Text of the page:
In winter, the water in my lake is blue. This was a surprise to me. Through the years I’ve been swimming there, April to October, I’ve spent hours considering the proportion of green to blue in the water, mulling over the color: cyan, seafoam, peacock, turquoise, aquamarine. But in the winter, when the trees around the lake are bare, the water is blue and nothing else, the blue of a child’s drawing of a lake. In the sun, the top level of water is the improbable blue of icebergs, and on a cloudy day, the very edge of the surface is outlined in white, and then the color shades slowly down through slate into midnight blue beneath you.
This is the first year I have swum open water through the winter. I never sat down and decided to do it. Back in March 2020, a few weeks before I would have started open water swimming, the state parks closed due to the pandemic, and with them public access to the lake. I was bereft. It had never occurred to me that my lake could be taken away. When the parks reopened, I went to swim as soon as I could, and I swam through the summer and then through the fall and then, somehow, through the winter. I never thought, “It’s time to stop for the year.” It’s only now that spring has come around that I realize what was in the back of my mind: I couldn’t bear to lose the lake again.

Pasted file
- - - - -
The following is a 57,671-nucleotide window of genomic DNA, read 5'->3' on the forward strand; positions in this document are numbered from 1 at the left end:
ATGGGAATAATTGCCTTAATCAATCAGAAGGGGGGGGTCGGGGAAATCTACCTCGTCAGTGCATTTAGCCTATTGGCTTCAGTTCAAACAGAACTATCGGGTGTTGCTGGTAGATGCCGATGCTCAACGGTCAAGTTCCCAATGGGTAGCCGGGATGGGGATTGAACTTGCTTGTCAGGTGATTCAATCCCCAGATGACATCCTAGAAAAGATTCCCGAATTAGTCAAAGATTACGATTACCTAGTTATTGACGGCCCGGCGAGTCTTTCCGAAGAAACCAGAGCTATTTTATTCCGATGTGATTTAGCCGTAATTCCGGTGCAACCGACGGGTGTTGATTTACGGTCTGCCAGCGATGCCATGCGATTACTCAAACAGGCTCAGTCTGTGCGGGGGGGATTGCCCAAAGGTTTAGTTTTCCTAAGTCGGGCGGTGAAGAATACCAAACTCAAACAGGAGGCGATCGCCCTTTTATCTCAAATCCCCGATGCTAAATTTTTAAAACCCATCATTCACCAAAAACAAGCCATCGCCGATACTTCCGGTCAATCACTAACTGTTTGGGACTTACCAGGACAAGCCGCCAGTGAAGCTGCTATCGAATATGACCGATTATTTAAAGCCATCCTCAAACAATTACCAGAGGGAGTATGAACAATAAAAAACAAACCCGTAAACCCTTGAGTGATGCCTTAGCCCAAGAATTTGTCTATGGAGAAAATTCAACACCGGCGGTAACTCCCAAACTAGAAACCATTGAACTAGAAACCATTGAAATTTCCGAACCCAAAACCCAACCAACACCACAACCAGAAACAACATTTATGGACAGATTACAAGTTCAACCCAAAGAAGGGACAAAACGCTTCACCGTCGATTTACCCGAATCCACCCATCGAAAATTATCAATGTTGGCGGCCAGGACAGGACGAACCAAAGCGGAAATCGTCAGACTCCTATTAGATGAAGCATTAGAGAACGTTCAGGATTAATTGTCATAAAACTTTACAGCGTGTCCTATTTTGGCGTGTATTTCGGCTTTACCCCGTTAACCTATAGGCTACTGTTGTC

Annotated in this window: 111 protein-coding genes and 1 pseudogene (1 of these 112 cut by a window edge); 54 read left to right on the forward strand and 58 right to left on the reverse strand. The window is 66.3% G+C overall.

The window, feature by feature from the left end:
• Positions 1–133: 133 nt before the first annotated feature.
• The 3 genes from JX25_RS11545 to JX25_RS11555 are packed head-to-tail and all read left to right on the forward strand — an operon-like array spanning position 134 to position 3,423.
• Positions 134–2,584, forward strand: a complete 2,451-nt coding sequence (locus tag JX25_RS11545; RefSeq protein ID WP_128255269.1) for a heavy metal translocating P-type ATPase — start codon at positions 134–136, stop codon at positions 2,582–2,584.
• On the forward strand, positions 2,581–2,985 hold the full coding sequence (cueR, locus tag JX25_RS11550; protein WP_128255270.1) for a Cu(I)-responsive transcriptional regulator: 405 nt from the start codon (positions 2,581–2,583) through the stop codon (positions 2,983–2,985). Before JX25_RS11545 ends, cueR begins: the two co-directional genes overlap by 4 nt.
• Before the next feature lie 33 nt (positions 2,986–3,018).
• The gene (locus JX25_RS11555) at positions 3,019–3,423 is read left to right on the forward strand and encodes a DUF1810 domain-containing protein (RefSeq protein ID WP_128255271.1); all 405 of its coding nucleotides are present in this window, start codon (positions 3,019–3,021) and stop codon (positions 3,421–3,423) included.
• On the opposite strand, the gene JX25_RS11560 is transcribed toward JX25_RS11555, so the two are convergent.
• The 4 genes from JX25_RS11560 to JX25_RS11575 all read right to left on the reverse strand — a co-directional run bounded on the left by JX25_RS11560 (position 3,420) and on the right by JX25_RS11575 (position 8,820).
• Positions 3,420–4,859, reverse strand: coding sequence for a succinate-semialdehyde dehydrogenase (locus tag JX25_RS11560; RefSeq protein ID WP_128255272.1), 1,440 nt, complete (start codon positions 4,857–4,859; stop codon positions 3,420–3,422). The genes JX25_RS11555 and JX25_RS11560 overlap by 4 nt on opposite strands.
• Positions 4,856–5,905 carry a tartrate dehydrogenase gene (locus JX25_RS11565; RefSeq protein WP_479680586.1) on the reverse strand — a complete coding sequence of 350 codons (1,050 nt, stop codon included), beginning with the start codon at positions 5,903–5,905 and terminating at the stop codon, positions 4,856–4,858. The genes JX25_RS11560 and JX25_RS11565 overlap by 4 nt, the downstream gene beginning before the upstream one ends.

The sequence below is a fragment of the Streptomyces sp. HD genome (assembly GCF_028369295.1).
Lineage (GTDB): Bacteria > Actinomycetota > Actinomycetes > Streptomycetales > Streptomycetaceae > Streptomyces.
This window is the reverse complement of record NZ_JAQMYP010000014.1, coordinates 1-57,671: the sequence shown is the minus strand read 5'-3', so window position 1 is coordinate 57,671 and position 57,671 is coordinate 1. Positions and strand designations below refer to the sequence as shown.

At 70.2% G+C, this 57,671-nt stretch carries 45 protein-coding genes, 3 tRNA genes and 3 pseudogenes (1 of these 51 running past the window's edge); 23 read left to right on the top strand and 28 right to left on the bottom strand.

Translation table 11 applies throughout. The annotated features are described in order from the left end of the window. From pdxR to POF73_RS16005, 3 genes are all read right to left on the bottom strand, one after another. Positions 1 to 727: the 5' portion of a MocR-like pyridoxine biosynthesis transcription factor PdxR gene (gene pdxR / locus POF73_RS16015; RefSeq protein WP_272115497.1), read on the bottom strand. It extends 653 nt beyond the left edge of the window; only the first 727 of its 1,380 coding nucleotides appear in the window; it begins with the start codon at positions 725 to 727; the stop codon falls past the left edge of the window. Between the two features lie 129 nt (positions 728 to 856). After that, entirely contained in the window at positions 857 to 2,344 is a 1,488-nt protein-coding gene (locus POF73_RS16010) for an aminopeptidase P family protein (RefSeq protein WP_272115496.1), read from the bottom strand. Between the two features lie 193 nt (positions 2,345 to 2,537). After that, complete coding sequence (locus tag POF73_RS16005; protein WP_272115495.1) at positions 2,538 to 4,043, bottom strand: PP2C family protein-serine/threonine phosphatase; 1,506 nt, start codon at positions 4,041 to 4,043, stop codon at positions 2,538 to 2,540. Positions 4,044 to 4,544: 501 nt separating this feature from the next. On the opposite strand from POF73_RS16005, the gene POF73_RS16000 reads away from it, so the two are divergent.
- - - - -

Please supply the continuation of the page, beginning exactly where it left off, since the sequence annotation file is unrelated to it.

I have nothing inspirational to say about cold water. I may be the only cold water swimmer who doesn’t. All winter long I kept running across articles (mostly from British and Irish newspapers) about swimmers flinging themselves into icy waves; those people spoke of the joys of the cold — how it cured their illnesses, gave them life again. The articles were illustrated with photos of wet people emerging from lakes and oceans, smiling widely. But I have no photos like that, and my notes from my swimming log have sparse descriptions: “cold,” “freezing,” and “MUCH SHIVERING.”
But the lake carried me in ways I did not expect and could not have asked for. Because the sun was lower in the sky, sometimes as I looked straight down, I had the illusion that light was radiating up from the bottom instead of down from above, holding me up from below. And the blue of the water — it was a blue I did not know was possible. I am an unlikely cold water swimmer. But the unexpected light and the improbable blue sustained me through the winter.